“Our culture is fast and quick, and we want it done now. Unfortunately, buying your way through a tutor might not be the best way to develop.

Wanting best, parents risk turning play into work with tutors

It needs to come from a child’s desire and passion that they want to go play and excel. It has to be in their DNA, their blood.”

Haves and have-nots

At the Worldgate Athletic Club in Herndon, Va., during Smrcka-Duffy’s group session, Thomas Gadson says basketball is in the blood of his son, Rashad, 11. He might be undersized at 4-4 but is dazzlingly skilled as a ballhandler and shooter.

“When it comes to skills, there are the haves and have-nots,” says Gadson, a project manager with the U.S. Defense Department.

Rashad is a have. He has been coming to gyms since he was in diapers, shooting since he was 2 and attending Game-Time Skills sessions for a year.

His father estimates Rashad plays 60 hours of basketball a week, with 40 hours structured in tutoring sessions, games, and practices with his 48-2 AAU team that’s about to go to the 11- and-under nationals.

Gadson recently tried to enforce a week-and-a-half break from the game, confiscating his son’s balls and sneakers. “I got bored and stuff,” Rashad says. “I told my dad I just wanted to go back to the gym and work on my game.”

During a drill, Smrcka-Duffy stops Rashad, repositions his hands on the ball for greater control and demonstrates how an upward look sells a shot fake, how a lateral glance enhances a jab step. Rashad then executes the shot fake, a jab step to the right and one crisp crossover dribble to the left before nailing a 15- footer.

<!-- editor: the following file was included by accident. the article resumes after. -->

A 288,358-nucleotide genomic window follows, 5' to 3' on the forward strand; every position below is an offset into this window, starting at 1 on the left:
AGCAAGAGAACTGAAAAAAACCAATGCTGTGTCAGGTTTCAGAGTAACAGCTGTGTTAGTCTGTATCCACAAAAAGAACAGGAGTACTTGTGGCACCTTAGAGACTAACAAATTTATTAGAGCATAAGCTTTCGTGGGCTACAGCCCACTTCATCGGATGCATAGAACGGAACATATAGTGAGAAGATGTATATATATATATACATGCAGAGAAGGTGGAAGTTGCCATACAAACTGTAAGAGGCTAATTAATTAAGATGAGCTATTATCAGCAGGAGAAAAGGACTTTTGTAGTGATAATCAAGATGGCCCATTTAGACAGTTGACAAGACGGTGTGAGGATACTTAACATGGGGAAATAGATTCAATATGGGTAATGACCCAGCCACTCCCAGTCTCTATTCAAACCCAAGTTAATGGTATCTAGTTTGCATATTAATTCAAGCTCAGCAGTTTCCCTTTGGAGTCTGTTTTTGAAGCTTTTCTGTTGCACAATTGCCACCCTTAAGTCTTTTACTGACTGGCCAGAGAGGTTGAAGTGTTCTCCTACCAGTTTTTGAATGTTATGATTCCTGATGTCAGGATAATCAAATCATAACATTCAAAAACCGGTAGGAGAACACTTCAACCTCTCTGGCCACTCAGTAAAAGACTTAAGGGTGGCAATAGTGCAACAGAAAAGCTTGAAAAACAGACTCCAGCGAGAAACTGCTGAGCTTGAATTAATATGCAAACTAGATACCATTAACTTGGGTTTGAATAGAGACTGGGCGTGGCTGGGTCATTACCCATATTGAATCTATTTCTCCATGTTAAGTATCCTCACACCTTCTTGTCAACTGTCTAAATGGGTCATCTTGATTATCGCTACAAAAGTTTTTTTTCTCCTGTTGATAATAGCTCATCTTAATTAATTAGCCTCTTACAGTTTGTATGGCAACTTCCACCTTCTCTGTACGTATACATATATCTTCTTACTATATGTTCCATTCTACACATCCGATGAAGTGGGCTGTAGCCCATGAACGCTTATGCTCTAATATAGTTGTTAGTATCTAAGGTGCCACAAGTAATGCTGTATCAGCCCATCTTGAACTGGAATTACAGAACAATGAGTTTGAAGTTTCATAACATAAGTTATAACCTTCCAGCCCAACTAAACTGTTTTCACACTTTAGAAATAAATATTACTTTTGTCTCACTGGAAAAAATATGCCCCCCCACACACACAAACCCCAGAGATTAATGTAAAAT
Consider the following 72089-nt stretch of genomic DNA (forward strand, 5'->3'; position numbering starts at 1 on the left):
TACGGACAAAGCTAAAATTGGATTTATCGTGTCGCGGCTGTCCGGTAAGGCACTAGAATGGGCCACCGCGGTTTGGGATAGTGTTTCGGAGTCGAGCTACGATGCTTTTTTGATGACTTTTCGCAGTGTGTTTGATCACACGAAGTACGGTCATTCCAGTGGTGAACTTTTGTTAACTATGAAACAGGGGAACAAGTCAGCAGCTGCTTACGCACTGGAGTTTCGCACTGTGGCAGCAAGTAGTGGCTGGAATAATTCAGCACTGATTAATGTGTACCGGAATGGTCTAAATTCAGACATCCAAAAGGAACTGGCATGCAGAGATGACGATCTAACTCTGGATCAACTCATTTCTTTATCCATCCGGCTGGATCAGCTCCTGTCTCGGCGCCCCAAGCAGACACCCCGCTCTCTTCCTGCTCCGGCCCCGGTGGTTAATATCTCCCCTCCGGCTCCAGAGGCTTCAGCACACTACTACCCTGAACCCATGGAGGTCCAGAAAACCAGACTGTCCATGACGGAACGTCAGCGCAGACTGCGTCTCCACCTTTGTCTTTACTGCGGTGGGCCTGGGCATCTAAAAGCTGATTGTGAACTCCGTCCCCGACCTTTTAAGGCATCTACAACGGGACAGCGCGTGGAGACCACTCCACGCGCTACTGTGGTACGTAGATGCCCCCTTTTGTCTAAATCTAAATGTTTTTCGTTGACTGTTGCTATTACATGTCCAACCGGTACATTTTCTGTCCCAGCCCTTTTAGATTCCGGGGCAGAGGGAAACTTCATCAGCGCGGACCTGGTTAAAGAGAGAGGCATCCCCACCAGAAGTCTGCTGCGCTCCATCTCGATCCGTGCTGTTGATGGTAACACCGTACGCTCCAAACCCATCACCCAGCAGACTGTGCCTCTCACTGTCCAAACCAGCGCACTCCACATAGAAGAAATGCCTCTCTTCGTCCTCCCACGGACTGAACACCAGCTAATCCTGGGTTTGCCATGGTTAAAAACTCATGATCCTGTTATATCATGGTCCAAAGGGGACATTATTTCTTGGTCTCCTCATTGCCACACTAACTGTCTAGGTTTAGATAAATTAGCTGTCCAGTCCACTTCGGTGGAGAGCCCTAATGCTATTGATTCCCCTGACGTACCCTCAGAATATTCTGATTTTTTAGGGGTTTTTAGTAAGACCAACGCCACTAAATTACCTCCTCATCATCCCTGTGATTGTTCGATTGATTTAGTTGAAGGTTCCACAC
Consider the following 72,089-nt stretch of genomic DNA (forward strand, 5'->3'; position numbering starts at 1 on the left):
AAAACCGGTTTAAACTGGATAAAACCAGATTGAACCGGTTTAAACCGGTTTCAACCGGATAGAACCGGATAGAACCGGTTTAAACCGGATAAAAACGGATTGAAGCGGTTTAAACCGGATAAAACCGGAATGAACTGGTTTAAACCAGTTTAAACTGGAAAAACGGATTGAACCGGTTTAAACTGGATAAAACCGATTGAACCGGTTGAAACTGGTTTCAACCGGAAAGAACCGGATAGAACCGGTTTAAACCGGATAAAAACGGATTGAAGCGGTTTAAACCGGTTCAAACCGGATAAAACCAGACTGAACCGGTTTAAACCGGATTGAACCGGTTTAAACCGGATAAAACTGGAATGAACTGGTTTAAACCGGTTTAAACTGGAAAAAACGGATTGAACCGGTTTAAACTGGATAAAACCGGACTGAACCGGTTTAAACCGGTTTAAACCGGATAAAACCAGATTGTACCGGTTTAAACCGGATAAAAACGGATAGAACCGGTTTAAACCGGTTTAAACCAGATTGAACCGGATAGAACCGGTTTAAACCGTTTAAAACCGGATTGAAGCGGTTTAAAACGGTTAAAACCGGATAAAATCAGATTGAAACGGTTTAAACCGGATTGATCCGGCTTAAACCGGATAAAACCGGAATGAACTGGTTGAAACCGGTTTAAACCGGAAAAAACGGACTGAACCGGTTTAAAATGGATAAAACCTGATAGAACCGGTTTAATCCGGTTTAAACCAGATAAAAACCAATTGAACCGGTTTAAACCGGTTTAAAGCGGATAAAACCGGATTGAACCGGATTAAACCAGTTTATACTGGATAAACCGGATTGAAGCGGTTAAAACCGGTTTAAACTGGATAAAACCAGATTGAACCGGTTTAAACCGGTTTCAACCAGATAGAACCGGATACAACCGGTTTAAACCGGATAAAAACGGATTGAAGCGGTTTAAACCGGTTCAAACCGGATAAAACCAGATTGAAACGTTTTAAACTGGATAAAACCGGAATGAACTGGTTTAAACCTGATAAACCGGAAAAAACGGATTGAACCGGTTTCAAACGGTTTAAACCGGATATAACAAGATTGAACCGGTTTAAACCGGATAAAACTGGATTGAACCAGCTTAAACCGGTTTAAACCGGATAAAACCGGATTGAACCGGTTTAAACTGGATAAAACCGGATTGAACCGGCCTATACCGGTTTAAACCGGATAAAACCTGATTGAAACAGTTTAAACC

“That is why he comes here: to learn the nuances of the game,” Gadson says. “Those are little things that mean something. You’re not going to learn that on the playground. You’re not going to get that kind of individual attention at a camp.”

Rashad’s goal: “To play in college.”

Joe Zito had the goal of a college baseball scholarship for his son, Oakland Athletics pitcher Barry Zito, who began getting lessons at 10 from pros and former pros.

“He sure wasn’t getting to college on the family income,” says Zito, a musician-composer.

His son got that scholarship, to the University of Southern California, then earned a $1.6 million signing bonus with Oakland. The left-hander is 14-3 this season and considered one of the top young pitchers in baseball.

“Everybody talks about the odds in baseball, only one in so many make it,” Joe Zito says. “If you put a kid in school at 6 and expect him to graduate at 18 but don’t train him in English, he won’t make it. Same with baseball. You’ve got to be trained. Kids pitching get no training from 6 through junior high and high school. It’s all guesswork. You’ve got to seek informed help.”

Keys to success

In the gym in Herndon, when Rachel Dall dribbles between her legs and works on left-handed layups, she doesn’t have dollar signs in her eyes.

The rising eighth-grader’s goal is to eventually make the varsity at Westfield High, where her father, Francis, is athletics director.

After her 8-11 a.m. session, she’ll attend a shooting camp in the afternoon and play for her summer team in the evening.

“An extreme day,” her dad says. “We’re careful about not pushing her. She has the motivation. You want the best for your kids. If she was a piano player, you’d want her to have good instruction.”